Townie's Christmas in the 70s

  • Downhome Magazine
  • Posted: Nov 30, -0001 12:00 AM
By Blair Chaulk

Memories. What kind of memories do most people walk away from childhood with? Thinking back, most of my happy memories over the years stem from Christmas. The holidays, in our house, were huge. Everyone in my family was exceptionally nice to each other at Christmas. It was the two weeks every year when all the kids got along. (Maybe it was the fear of Santa, you know, because "he sees you when you're sleeping.") But I think it was more than that. Maybe it was that everyone was busy going to parties, doing their own thing, happy with their gifts, playing with toys or the like. Whatever it was, I just knew that every year at that time, my sisters and brother talked to me. There was no shouting, as per the rest of the year. Dad was in a good mood, and Mom would be singing in the kitchen to her favourite Vera Lynn or Perry Como Christmas record.

As the time drew near, Mom would break out all the boxes from our storage closet downstairs. She loved to decorate. I remember the smell of the dusty plastic decorations, and the baking of cookies and cakes (including fruit cakes that no one seemed to eat). The fireplace was lit and you'd get that smell of soot from the first light of the season.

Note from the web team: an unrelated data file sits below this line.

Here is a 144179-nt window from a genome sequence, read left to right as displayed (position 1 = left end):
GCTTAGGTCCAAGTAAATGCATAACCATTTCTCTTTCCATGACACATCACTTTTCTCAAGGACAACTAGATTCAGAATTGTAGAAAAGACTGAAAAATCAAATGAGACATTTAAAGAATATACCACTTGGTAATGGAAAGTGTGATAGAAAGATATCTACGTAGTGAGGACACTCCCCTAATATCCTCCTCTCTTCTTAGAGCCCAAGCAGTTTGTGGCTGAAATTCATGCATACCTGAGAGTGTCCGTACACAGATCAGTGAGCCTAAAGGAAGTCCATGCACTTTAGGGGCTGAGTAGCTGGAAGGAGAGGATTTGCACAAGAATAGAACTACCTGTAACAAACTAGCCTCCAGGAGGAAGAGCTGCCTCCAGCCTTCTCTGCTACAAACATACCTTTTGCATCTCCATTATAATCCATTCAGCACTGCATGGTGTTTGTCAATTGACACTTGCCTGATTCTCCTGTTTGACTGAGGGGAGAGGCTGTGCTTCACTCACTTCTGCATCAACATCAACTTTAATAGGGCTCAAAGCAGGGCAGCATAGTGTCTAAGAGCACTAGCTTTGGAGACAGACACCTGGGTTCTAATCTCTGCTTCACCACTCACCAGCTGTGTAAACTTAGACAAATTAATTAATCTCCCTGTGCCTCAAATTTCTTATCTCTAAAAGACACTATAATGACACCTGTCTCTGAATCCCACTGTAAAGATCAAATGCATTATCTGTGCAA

One week before the great day, like most townies I guess, we set out going from tree lot to tree lot looking for the "perfect tree." Sometimes we got lucky - and sometimes we were at it for hours. (This was long before the days of imported Nova Scotian trees, and my mother wouldn't accept an artificial tree.) She would have Dad put the tree up, cutting limbs here or there, drilling holes in the trunk and jamming limbs where there were "holes in the tree." Then she would spin it so that the perfect side faced out, tying it off to each wall in the corner that was always reserved for the family tree. I remember she would put the tinsel on strand by strand, so as not a single piece was bent or overlapping. She was meticulous, but she loved it all and that love was passed on to us. All five brothers and sisters, to this day, love Christmas and decorate inside and out.

Finally, the happy day came and there was laughing and talking at 5 a.m. When it was all over, we had the usual mess of brightly colored paper strewn about. By noon the turkey was on the table and was quickly devoured.

Looking back, they were all happy times - times that I try desperately to reconstruct with my new family. And with a childhood full of memorable Christmases to draw on, I think I do it quite successfully.